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Not suitable under 5; parental guidance 5-6 (Violence and scary scenes)
This topic contains:
|Children under 5||Not suitable due to violence and scary scenes.|
|Children aged 5–6||Parental guidance recommended due to violence and scary scenes.|
|Children over the age of 6||Ok for this age group.|
This section contains details about the movie, including its classification by the Australian Government Classification Board and the associated consumer advice lines. Other classification advice (OC) is provided where the Australian film classification is not available.
|Name of movie:||Playmobil: The Movie|
|Consumer advice lines:||Very mild themes, animated violence and coarse language|
This review of the movie contains the following information:
As a teenager, Marla (Anya Taylor-Joy) dreams of travelling the world, which she shares with her young brother, Charlie (Ryan S. Hill). However, Marla’s dreams come crashing down when the police knock on the door to tell them the tragic news that their parents have been killed in a car accident. Four years later, Marla has taken on the responsibility of caring for Charlie (Gabrielle Bateman) who is now ten years old. Charlie hasn’t forgotten those dreams of travelling however, and frustrated with the restrictions placed on him, he runs off to a toy show to see a Playmobil exhibit. He’s enthralled by what he sees but when Marla finds him, she tries to drag him away. At that moment, a lighthouse lights up and they are both pulled through a portal into the Playmobil Universe.
They find themselves as Playmobil characters, Charlie a Viking and Marla, a girl. They enter a Viking world where they find themselves caught up in a Viking battle. Charlie fights off many of the Vikings and becomes known as Charles the Destroyer. He is then captured by pirates and taken to the Colosseum, where Emperor Maximus (voice of Adam Lambert) is gathering the best fighters to take on his beast in the arena. Marla must find Charlie before it’s too late and with the help of Del (voice of Jim Gaffigan), a food truck driver, they travel to various worlds in their attempt to find him. They end up in a fantasy world where Marla’s fairy godmother (voice of Meghan Trainor) helps them complete their task.
Children and adolescents may react adversely at different ages to themes of crime, suicide, drug and alcohol dependence, death, serious illness, family breakdown, death or separation from a parent, animal distress or cruelty to animals, children as victims, natural disasters and racism. Occasionally reviews may also signal themes that some parents may simply wish to know about.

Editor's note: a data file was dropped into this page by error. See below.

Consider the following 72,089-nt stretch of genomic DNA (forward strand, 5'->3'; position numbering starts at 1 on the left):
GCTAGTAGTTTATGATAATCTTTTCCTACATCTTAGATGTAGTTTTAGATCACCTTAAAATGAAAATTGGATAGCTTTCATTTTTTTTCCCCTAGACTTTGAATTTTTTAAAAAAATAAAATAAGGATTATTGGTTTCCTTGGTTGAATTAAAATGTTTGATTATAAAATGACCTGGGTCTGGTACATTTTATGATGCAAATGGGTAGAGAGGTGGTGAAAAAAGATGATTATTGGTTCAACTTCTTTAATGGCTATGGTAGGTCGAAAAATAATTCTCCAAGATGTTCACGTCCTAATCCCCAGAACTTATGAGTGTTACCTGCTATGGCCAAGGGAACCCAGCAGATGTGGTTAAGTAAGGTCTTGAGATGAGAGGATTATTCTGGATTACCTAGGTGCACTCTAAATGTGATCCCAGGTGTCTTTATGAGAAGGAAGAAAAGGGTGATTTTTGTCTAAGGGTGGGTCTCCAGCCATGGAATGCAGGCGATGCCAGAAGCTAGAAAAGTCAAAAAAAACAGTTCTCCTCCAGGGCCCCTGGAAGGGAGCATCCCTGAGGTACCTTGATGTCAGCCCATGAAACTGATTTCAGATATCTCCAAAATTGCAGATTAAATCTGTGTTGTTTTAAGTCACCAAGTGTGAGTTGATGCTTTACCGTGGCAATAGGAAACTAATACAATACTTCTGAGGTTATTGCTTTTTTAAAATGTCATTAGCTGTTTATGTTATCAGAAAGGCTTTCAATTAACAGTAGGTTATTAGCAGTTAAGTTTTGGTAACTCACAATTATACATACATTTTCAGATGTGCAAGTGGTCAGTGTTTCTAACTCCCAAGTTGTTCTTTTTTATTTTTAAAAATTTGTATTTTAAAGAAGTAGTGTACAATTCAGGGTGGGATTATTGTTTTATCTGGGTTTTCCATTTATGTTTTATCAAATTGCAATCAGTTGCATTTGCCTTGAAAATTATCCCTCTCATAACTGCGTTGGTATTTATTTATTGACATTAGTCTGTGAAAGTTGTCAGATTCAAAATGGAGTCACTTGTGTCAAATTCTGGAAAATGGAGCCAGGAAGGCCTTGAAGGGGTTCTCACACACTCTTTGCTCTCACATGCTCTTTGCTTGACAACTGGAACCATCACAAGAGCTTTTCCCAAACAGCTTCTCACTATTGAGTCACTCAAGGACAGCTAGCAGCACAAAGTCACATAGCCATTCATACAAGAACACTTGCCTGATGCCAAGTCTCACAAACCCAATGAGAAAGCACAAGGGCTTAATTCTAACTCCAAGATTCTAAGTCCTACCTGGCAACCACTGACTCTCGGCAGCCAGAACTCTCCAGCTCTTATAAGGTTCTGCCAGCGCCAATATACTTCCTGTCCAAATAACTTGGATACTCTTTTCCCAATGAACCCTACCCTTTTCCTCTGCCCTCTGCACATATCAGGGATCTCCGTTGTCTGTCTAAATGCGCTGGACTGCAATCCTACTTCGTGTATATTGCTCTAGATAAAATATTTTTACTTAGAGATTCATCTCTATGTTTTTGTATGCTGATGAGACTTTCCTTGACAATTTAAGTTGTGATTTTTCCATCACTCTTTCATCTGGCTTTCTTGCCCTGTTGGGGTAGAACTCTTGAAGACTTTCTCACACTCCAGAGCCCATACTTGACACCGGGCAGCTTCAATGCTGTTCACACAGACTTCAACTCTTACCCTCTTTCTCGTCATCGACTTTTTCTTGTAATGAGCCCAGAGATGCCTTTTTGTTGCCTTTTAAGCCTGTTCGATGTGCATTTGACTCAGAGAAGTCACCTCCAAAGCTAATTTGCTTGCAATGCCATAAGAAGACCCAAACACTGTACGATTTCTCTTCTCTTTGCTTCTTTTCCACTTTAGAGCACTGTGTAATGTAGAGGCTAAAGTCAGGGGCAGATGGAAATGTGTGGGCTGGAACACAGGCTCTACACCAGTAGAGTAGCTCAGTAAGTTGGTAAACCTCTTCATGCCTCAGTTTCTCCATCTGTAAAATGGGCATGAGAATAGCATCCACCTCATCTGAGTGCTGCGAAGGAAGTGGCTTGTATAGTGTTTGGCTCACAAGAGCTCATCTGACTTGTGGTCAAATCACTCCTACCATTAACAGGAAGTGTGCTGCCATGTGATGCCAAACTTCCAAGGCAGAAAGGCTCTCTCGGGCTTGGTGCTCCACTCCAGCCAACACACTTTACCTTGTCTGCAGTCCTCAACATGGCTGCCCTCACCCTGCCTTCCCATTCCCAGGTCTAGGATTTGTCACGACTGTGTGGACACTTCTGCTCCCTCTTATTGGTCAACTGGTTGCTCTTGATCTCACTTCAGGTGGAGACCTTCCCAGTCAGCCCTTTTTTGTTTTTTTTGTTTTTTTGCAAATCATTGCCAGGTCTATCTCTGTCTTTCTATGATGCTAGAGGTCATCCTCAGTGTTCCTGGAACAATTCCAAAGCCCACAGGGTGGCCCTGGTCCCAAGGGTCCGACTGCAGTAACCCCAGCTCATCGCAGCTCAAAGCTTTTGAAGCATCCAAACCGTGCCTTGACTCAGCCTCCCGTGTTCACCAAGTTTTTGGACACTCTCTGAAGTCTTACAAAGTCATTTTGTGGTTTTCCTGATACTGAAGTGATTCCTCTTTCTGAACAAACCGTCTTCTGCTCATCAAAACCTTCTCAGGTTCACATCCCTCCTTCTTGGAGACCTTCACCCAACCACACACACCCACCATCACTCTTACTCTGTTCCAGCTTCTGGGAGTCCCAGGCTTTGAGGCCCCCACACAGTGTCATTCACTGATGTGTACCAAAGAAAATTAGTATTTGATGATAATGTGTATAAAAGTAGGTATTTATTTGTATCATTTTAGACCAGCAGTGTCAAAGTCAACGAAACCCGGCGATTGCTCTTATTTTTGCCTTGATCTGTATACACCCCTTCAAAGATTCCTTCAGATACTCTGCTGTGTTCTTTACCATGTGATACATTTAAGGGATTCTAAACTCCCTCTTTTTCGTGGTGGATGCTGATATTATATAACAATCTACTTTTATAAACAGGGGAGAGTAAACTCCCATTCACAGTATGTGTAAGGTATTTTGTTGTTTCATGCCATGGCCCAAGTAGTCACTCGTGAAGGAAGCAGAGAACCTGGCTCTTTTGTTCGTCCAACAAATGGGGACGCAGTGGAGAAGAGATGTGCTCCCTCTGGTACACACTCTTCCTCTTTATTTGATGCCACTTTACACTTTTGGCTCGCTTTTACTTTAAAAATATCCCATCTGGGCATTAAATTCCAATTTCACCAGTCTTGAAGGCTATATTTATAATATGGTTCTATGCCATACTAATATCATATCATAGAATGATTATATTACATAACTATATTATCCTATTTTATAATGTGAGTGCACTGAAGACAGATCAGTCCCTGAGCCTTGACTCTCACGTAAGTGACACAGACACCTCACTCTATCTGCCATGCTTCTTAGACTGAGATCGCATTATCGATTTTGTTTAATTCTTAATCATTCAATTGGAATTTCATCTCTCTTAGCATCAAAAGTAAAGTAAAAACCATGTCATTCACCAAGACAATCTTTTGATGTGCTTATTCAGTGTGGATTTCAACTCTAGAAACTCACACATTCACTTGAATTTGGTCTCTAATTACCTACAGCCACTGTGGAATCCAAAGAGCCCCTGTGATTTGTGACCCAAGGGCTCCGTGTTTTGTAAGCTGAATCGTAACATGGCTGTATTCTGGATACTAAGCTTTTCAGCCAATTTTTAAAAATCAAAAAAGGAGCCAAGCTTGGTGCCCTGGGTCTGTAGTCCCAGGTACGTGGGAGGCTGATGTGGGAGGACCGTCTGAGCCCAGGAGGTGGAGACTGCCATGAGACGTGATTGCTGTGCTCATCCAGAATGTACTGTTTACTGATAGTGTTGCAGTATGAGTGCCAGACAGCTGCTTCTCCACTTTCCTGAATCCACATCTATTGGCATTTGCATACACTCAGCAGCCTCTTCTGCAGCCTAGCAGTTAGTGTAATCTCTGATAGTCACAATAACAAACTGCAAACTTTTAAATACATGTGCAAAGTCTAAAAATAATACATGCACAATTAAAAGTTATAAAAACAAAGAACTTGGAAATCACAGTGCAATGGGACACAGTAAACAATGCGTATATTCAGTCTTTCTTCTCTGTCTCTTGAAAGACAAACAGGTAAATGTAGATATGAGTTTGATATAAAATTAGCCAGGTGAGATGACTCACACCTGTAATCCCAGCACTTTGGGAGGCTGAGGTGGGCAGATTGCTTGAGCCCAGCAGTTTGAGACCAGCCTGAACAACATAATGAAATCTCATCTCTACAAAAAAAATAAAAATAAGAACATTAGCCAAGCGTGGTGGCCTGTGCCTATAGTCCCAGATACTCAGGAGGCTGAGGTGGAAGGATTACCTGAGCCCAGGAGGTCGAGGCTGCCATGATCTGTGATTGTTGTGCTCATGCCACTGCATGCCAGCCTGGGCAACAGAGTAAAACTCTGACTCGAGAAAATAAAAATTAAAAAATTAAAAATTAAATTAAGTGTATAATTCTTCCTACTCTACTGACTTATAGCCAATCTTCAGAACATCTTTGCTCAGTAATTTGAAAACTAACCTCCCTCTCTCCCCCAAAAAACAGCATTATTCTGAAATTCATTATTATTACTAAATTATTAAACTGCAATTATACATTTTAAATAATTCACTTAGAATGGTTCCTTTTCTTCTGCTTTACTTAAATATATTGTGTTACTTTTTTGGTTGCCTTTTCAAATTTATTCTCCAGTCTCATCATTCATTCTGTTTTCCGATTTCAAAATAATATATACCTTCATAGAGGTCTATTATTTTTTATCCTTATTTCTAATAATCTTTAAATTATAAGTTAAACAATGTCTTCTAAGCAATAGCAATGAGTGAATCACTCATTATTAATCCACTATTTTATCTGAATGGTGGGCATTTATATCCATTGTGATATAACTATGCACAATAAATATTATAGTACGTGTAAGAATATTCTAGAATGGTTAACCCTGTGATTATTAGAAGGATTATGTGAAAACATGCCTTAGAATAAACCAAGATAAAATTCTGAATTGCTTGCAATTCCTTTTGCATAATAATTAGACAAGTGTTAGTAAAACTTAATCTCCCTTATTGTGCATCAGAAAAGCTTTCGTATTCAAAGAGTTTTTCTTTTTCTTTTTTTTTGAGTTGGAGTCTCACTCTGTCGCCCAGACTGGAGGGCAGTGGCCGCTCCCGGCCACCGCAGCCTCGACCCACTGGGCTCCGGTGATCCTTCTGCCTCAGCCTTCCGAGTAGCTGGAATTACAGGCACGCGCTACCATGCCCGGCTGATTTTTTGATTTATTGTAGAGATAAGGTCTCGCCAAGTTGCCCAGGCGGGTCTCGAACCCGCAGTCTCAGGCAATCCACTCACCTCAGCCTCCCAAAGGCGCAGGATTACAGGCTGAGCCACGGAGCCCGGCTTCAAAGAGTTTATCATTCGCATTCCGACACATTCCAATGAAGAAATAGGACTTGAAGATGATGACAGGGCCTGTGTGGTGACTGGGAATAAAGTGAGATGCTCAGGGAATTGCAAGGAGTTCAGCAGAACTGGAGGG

Adventure; Battles; Loss of parents.
Research shows that children are at risk of learning that violence is an acceptable means of conflict resolution when violence is glamourised, performed by an attractive hero, successful, has few real life consequences, is set in a comic context and / or is mostly perpetrated by male characters with female victims, or by one race against another.
Repeated exposure to violent content can reinforce the message that violence is an acceptable means of conflict resolution. Repeated exposure also increases the risks that children will become desensitised to the use of violence in real life or develop an exaggerated view about the prevalence and likelihood of violence in their own world.
There is quite a lot of animated violence in this movie including:
Children under five are most likely to be frightened by scary visual images, such as monsters, physical transformations.
In addition to the above-mentioned violent scenes, there are some scenes in this movie that could scare or disturb children under the age of five, including the following:
Children aged five to eight will also be frightened by scary visual images and will also be disturbed by depictions of the death of a parent, a child abandoned or separated from parents, children or animals being hurt or threatened and / or natural disasters.
In addition to the above-mentioned violent scenes and scary visual images, there are some scenes in this movie that could scare or disturb children aged five to eight, including the following:
Children aged eight to thirteen are most likely to be frightened by realistic threats and dangers, violence or threat of violence and / or stories in which children are hurt or threatened.
The following products are displayed or used in this movie:
There are some sexual references in this movie, including:
There is some use of substances in this movie, including:
Playmobil: The Movie is an animated adventure comedy which starts with real characters who turn into fictional ones. It moves at a fast pace between various worlds such as Vikings, Ancient Romans, the Wild West, Prehistoric times, Pirates, Fantasy land and the Spy world, which could be quite confusing for young children. The film also contains a lot of animated violence and scary characters and is therefore not suitable for under 5’s and parental guidance is recommended for 5 – 6 year olds.
The main message from this movie is to not give up on your dreams.
Values in this movie that parents may wish to reinforce with their children include:
This movie could also give parents the opportunity to discuss with their children attitudes and behaviours, and their real-life consequences, such as:
Tip: Leave out the first A, An or The
Selecting an age will provide a list of movies with content suitable for this age group. Children may also enjoy movies selected via a lower age.
Content is age appropriate for children this age
Some content may not be appropriate for children this age. Parental guidance recommended
Content is not age appropriate for children this age
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ABN: 16 005 214 531